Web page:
Barclays opens up $30m fintech fund in London for female founders

Barclays is expanding its female-focused startup fund to Europe, partnering with venture capital firm Anthemis to accompany the effort with a London-headquartered mentorship programme.

The British bank will be the anchor limited partner of a $30m early-stage startup fund managed by Anthemis, with the cash solely invested in UK and European-based female fintech founders. All portfolio companies will automatically be enrolled into Barclays’ Female Innovators Lab, which will provide entrepreneurs with access to office space, mentorship and advisory services.

The partnership will be led by Katie Palencsar, investor and global head of venture studio at Anthemis, who also ran the fund’s New York iteration that made its first investments last year. She will be supported by Sonal Lakhani, global head of programmes and strategic initiatives within Barclays’ group innovation office.

“This is a programme that’s needed,” said Lakhani, speaking to Financial News in a 21 September interview. “Unfortunately, the conscious and unconscious biases that female founders face are not restricted to US borders. It’s global, it’s pervasive, and it definitely exists within the UK and Europe too.”

Venture funding for female entrepreneurs fell to a three-year low in the third quarter of last year, according to data from PitchBook, as the effects of the pandemic hit marginalised groups harder than others. In Europe, just 2.1% of the total capital invested in venture-backed startups last year went to companies founded solely by women.

READ Twice as many City women as men suffer ‘extreme’ stress in pandemic

Cheques cut from the Barclays’ European fund will typically be between $400,000 and $1m, with an option reserved for one round of follow-on investment. After that, companies will exit the Lab, Lakhani said, though Barclays may put up more cash as a strategic investment in companies that are of use to the bank via its principal investing team.

Palencsar said the partnership had invested in five companies via its US arm to date, including influencer-focused e-commerce startup Swaypay and First Boulevard, a digital bank for Black Americans. Anthemis, which has previously backed the likes of eToro, Monese and Tide, also partnered with UBS last year in a strategic deal for its $200m UBS Next fund.

“I don’t look at it as if we need to tap into just that one area of just writing cheques or just speaking up,” she told FN. “I think it is ultimately multiple constituents participating in the ecosystem from hiring talent to investing. It just makes sense that we need to approach this problem from a global lens as well.”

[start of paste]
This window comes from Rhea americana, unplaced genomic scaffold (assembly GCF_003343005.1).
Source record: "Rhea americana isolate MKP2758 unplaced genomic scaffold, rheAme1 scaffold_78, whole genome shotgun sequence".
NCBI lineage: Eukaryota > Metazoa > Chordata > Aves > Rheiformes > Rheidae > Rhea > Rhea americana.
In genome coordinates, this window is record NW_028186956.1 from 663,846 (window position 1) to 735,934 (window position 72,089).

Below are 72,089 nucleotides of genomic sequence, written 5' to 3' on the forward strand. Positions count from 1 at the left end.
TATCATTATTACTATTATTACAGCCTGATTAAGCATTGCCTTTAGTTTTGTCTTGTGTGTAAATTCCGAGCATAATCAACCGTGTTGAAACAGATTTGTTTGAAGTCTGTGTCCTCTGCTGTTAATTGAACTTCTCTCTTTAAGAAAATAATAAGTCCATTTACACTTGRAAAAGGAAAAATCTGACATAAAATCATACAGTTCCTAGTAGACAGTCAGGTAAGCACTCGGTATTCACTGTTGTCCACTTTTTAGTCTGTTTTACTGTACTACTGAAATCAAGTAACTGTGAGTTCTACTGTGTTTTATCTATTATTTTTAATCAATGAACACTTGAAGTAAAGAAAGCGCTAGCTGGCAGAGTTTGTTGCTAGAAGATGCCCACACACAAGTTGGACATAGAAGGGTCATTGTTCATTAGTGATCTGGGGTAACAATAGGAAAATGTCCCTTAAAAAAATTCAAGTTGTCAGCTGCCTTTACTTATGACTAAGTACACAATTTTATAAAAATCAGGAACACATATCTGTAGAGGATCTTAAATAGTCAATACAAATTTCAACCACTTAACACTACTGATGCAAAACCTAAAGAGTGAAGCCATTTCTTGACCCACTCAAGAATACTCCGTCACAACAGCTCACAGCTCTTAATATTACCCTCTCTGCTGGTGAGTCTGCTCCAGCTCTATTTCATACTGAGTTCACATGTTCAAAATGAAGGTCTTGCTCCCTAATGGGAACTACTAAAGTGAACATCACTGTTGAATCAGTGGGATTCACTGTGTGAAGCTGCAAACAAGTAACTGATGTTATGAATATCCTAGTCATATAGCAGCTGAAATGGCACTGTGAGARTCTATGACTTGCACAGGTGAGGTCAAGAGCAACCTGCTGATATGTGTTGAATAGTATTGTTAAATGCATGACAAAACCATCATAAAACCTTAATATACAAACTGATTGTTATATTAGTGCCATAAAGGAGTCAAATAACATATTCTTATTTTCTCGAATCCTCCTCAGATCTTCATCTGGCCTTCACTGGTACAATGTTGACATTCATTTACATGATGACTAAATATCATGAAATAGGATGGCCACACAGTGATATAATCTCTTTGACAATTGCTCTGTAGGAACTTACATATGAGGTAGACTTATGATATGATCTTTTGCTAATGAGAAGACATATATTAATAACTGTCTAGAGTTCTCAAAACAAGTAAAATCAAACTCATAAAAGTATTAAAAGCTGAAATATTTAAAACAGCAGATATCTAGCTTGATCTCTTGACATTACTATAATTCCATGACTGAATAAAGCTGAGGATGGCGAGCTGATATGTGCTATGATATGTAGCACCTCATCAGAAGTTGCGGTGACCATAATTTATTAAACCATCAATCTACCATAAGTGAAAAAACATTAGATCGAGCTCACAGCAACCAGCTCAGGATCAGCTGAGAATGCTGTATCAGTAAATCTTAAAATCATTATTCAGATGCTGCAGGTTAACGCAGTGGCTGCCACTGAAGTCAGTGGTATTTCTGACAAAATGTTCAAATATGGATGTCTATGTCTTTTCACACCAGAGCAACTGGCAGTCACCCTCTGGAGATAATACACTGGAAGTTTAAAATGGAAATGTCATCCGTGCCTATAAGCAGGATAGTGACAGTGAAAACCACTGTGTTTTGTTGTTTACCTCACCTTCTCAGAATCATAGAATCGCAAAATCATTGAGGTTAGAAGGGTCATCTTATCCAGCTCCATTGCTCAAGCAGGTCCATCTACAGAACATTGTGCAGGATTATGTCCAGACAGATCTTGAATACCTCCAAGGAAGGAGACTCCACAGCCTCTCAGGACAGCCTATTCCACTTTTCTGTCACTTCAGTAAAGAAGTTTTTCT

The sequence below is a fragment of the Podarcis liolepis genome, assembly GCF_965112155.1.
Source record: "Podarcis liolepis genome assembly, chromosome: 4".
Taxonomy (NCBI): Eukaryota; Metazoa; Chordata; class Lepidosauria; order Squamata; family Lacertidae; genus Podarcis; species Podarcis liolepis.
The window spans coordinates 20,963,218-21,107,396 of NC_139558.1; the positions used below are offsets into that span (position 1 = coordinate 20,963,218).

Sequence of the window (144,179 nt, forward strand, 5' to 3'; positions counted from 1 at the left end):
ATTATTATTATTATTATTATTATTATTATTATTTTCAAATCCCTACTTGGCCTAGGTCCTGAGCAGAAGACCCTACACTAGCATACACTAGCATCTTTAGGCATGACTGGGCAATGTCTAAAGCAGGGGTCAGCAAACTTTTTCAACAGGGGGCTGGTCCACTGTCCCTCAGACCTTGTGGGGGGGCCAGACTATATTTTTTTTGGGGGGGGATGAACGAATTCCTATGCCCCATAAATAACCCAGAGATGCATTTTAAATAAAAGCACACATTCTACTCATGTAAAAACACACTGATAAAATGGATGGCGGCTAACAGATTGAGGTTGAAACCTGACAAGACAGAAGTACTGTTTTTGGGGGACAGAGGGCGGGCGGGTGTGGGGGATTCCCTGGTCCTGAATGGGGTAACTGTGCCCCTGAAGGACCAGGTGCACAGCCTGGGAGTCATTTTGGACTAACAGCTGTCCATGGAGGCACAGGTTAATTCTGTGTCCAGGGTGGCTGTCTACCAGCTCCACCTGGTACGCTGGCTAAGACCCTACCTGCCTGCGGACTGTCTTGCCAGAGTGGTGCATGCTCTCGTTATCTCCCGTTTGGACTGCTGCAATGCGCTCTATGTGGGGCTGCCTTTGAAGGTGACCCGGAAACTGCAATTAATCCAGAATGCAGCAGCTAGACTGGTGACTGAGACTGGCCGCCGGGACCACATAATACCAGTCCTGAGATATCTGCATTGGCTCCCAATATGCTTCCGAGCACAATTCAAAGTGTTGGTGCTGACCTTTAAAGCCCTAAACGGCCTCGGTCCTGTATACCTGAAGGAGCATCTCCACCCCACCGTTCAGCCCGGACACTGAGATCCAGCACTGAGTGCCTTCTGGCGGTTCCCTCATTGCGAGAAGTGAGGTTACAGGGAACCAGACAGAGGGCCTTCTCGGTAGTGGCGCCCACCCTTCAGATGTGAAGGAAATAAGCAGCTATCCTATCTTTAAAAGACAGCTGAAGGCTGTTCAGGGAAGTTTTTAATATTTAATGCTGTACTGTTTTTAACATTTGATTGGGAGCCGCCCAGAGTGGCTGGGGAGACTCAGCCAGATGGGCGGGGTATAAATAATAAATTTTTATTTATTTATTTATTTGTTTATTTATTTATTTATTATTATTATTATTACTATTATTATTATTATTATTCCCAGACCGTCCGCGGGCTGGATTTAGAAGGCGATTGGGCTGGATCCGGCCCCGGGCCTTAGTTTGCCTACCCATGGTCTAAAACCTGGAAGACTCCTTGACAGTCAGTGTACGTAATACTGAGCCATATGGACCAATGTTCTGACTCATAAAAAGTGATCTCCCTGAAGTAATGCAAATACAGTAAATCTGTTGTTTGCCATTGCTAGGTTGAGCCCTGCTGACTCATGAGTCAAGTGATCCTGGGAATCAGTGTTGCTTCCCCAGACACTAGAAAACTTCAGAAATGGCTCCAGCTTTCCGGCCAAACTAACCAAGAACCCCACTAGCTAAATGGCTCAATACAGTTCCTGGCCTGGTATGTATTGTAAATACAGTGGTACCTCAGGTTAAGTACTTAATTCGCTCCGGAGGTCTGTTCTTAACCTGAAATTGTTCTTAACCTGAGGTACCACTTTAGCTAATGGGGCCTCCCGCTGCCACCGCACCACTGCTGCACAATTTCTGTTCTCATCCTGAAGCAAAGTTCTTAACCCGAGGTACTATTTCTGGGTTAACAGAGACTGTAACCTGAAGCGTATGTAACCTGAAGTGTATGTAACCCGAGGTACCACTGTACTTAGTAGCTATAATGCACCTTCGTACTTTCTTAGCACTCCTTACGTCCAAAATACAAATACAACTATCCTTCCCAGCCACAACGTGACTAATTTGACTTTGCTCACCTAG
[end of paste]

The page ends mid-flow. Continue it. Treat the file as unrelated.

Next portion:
Kalifa’s blind spots

Despite the lack of funding for female fintech entrepreneurs, the need for greater diversity in the sector has been largely overlooked in recent major UK policy initiatives.

The landmark Kalifa Review, published in March, did not include the terms ‘Black’, ‘ethnicity’, ‘BAME’ or ‘female’, while ‘women’ was mentioned only once in reference to the name of an existing industry accreditation.

READ Here’s what UK fintech says the Kalifa Review got wrong

Lakhani said Barclays’ decision to focus on women with this fund was “a no-brainer”, viewing their businesses as an under-invested asset in technology circles that can provide a new perspective on current financial problems.

“Fintech is one of the most dire sectors for female funding, and so when there was an economic crash or global pandemic, everybody kind of battened down the hatches and they focused on what they can invest in or who they know,” said Lakhani.

“As a bank, we do see women as key to our economic recovery and we think you can’t ignore 50% of the population if we’re looking at how we can come out of this.”

Unlike a traditional accelerator, there is no set structure, target investment thesis or expiration date for the Female Innovators Lab. Lakhani said the bank had been “inundated” with applications for its New York cohort and anticipated a similar reaction in Europe. She highlighted embedded finance, where non-banks provide banking services to customers, as a particularly attractive area for investment.

“Why is it specifically important for us to support female founders? I actually think it is better to turn that question on its head,” she said. “Why would you not support an upcoming business proposition, which is coming at something from a completely different angle and where there’s a great investment opportunity for us.”

To contact the author of this story with feedback or news, email Emily Nicolle

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